The two main skills that children need to know when it comes to money – and the earlier, the better – is being able to identify the value of money and realise that sweets, magazines, toys and other items all have a price.

First things first, talk to your child about where money comes from, and that there is a certain amount available to your family each month which has to cover all the family’s needs. Explain that there are often choices to be made about what and when to buy something, and that some things are more important (eg, food, rent/mortgage, etc) than others (eg, toys, magazines, treats).

Once pocket money becomes a regular fixture in your house, try to offer your child some guidance on how best to save – or spend – this money. A great tip is to have two piggy banks (or even just glass jars) – one for spending money, and one for savings. When the latter reaches a certain amount, you could lodge it to their bank account.

When it comes to saving, your child needs to determine what they’re saving for, what they have to save to reach that goal, and how long it will take to save what’s needed. For example, if your child wants to buy a Lego set which costs €40 and has €2 a week to put away, s/he will need to be aware of the length of time it will take to purchase – which is a big ask for a little kid, but an important lesson about rushing into a purchase. If mum and dad were paying for it, your child would snap it up in a flash – if they have to pay for it themselves, they are sure to be more selective about what they really want.

#4. Encourage your child to be confident

teaching your child independence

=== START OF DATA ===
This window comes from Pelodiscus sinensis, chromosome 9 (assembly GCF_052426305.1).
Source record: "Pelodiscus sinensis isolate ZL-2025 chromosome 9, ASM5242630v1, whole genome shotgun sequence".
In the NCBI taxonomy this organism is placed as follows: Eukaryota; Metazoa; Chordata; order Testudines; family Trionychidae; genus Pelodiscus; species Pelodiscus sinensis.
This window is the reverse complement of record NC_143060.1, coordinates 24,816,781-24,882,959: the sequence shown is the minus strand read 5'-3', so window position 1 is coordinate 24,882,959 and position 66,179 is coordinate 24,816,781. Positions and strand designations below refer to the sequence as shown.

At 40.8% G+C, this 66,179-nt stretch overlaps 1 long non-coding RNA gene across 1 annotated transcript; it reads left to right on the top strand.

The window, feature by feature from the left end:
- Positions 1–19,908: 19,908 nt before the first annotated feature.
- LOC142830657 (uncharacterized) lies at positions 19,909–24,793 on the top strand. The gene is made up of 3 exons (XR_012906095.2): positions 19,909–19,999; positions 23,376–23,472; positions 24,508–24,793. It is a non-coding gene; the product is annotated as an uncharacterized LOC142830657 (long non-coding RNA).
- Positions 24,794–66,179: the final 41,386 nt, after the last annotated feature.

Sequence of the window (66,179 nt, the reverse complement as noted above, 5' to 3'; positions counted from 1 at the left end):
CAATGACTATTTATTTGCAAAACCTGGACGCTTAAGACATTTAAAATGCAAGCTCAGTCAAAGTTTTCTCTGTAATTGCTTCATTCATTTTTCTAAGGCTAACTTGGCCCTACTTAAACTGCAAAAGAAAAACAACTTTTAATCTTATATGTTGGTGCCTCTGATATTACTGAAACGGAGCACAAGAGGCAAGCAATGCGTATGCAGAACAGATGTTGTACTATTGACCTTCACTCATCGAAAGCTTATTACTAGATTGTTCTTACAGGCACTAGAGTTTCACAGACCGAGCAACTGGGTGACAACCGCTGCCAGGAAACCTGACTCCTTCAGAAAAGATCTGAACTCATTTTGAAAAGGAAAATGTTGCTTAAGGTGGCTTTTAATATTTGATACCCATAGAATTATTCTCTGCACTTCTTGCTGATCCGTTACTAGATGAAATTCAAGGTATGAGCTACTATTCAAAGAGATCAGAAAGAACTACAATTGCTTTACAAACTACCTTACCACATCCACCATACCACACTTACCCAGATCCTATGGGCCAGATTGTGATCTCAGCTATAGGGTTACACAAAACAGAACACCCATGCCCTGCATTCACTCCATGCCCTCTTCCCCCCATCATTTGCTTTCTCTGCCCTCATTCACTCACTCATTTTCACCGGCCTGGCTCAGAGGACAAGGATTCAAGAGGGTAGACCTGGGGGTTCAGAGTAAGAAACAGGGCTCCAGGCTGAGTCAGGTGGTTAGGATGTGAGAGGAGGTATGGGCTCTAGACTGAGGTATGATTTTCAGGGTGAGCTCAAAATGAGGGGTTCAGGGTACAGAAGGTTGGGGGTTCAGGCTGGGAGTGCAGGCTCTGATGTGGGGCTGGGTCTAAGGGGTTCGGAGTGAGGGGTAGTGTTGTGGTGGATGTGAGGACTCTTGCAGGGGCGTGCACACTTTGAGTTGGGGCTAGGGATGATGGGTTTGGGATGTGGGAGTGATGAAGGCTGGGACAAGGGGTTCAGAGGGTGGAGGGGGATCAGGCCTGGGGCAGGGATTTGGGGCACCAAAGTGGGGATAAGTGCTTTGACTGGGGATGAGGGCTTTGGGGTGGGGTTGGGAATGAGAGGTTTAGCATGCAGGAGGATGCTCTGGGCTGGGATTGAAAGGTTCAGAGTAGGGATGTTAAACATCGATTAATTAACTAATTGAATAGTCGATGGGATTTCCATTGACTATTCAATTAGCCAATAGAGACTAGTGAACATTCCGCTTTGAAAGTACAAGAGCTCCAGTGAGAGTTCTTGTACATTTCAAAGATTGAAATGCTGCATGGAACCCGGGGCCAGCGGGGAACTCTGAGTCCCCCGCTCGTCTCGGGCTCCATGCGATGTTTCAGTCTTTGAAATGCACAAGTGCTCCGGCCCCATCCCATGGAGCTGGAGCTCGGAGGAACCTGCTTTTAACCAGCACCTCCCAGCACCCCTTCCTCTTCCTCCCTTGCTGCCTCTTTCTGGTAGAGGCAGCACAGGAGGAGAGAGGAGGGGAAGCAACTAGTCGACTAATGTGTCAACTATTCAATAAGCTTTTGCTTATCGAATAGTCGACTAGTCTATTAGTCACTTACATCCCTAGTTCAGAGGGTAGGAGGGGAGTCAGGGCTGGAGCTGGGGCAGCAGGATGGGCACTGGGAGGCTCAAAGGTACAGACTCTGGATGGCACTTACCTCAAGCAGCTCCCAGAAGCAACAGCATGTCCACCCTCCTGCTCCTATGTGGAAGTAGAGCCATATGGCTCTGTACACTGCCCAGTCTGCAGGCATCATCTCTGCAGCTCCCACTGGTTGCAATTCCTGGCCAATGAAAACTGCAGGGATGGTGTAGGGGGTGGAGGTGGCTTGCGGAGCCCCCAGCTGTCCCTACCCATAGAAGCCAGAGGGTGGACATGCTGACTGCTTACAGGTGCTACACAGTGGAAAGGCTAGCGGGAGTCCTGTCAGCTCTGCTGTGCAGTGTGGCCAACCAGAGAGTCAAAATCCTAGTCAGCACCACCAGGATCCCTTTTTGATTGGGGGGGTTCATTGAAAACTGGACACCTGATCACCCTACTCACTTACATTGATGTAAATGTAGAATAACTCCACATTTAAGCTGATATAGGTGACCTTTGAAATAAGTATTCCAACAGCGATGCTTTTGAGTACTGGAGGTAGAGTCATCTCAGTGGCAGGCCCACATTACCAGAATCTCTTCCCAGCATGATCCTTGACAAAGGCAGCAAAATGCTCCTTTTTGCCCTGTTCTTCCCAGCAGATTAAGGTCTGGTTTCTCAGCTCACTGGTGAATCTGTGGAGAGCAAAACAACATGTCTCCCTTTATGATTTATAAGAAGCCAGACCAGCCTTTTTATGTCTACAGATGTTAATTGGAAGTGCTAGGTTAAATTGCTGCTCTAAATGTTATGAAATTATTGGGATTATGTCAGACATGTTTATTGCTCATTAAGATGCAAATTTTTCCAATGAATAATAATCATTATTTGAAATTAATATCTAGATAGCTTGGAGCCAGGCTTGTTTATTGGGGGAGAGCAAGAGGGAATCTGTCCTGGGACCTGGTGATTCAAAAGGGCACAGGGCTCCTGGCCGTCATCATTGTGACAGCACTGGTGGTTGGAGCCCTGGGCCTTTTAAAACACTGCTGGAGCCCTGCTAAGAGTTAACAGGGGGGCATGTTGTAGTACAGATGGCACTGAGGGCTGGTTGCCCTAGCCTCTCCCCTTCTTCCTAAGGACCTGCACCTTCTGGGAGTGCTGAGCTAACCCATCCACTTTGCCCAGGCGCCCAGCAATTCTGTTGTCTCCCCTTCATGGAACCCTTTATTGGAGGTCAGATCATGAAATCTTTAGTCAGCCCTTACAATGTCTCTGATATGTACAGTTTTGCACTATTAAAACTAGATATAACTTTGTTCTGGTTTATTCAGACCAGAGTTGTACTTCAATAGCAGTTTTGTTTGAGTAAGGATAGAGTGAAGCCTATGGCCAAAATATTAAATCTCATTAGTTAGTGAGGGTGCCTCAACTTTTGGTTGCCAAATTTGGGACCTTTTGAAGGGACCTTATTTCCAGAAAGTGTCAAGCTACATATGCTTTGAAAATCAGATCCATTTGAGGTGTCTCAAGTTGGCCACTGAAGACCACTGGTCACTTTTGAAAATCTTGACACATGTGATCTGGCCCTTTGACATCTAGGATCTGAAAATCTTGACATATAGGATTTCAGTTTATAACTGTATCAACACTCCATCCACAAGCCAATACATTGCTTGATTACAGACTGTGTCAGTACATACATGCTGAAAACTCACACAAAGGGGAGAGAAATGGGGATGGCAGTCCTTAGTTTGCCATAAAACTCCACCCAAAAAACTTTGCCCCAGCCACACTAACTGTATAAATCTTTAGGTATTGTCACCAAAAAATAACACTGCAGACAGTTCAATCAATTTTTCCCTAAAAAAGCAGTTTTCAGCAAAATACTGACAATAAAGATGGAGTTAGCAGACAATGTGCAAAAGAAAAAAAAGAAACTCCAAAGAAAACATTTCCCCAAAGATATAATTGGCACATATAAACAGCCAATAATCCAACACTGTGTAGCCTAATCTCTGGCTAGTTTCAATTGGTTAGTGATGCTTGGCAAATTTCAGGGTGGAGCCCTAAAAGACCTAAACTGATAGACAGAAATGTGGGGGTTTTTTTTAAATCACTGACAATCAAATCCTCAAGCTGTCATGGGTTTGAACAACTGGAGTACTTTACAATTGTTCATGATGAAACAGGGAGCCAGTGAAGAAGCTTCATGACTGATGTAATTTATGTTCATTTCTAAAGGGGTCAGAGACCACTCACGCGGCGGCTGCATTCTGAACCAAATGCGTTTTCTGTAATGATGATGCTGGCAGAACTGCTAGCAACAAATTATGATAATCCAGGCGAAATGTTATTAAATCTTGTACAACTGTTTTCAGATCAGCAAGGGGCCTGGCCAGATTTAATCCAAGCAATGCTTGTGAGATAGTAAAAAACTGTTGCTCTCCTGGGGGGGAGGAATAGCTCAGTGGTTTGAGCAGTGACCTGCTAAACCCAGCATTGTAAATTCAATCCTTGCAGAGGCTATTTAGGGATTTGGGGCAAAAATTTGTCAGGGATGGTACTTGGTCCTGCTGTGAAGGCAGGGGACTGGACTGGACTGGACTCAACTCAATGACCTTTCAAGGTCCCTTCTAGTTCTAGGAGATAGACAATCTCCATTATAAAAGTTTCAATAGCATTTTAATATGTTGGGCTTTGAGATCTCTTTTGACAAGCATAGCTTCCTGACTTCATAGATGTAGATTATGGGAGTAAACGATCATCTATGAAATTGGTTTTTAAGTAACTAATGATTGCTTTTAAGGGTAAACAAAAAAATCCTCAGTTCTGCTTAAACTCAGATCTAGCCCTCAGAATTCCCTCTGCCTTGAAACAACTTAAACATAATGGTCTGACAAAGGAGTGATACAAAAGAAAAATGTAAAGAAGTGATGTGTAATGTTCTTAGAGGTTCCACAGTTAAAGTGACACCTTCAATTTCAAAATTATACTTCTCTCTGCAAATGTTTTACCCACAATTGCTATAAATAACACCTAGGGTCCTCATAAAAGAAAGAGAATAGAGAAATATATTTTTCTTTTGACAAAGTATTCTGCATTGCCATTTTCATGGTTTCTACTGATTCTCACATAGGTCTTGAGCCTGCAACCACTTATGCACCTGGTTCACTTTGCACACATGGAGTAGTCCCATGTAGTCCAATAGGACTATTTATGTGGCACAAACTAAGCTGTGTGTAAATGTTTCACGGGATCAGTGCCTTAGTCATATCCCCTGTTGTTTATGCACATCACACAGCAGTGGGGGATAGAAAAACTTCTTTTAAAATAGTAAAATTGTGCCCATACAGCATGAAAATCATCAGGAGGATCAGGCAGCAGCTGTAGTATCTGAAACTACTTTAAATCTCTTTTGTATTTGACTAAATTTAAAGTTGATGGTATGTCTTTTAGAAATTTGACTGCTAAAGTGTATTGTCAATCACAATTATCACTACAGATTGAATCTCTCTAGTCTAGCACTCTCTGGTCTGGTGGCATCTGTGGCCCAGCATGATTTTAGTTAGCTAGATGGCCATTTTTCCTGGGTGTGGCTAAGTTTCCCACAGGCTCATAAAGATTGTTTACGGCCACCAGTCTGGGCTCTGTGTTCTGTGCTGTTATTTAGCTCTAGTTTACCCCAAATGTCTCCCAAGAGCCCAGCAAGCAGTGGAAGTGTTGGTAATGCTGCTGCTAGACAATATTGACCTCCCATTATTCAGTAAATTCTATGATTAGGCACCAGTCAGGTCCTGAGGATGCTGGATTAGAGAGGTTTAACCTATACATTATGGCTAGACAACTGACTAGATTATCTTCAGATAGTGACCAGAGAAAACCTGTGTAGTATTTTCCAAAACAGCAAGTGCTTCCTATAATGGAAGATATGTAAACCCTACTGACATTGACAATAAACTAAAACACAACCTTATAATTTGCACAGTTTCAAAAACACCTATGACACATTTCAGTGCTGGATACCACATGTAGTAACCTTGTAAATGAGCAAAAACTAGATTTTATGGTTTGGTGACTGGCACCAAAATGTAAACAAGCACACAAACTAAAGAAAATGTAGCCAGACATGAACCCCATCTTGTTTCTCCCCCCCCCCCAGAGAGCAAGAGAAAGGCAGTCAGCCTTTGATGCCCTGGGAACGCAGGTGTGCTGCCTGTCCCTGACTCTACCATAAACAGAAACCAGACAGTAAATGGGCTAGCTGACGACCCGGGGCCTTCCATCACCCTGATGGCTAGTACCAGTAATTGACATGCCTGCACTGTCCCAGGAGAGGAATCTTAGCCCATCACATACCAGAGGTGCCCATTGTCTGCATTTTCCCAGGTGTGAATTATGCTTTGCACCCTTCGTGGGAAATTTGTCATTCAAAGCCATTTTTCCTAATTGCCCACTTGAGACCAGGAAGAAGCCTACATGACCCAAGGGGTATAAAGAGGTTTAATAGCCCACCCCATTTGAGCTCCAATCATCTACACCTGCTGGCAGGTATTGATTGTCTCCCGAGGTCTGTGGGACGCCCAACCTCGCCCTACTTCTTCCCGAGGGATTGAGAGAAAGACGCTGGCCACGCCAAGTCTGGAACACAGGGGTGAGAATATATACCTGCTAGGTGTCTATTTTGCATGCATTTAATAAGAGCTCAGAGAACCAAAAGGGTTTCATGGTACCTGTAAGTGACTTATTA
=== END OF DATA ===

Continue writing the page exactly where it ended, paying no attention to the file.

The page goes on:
Building confidence is an important factor in creating independent children. Kids who are confident and used to being shown some respect – as well as being given opportunities to make their own decisions from time to time – are in a much better position to resist peer pressure, and to feel confident about being an individual, sticking their neck out and being a bit different.

From an early age, kids need to be allowed to make some choices, and given praise and respect for the decisions they make. Parents also need to show respect when kids stand up for what they believe in – even if they are very young, or very wrong! Talking things through and guiding them in the right direction is much better than putting them down or making them feel foolish.

Children who are independent thinkers are not only less likely to be affected by peer pressure, but they are less likely to bully or be bullied because they are not afraid to be different, and to stand up for themselves.

Don’t panic – independence is a good thing. Your child will still need you for a million things every day, but starting your child on the path to independence is one of the best gifts you can give them.

Have you any tips on giving your child independence? Please share them in the comments box below. 

Leave a Reply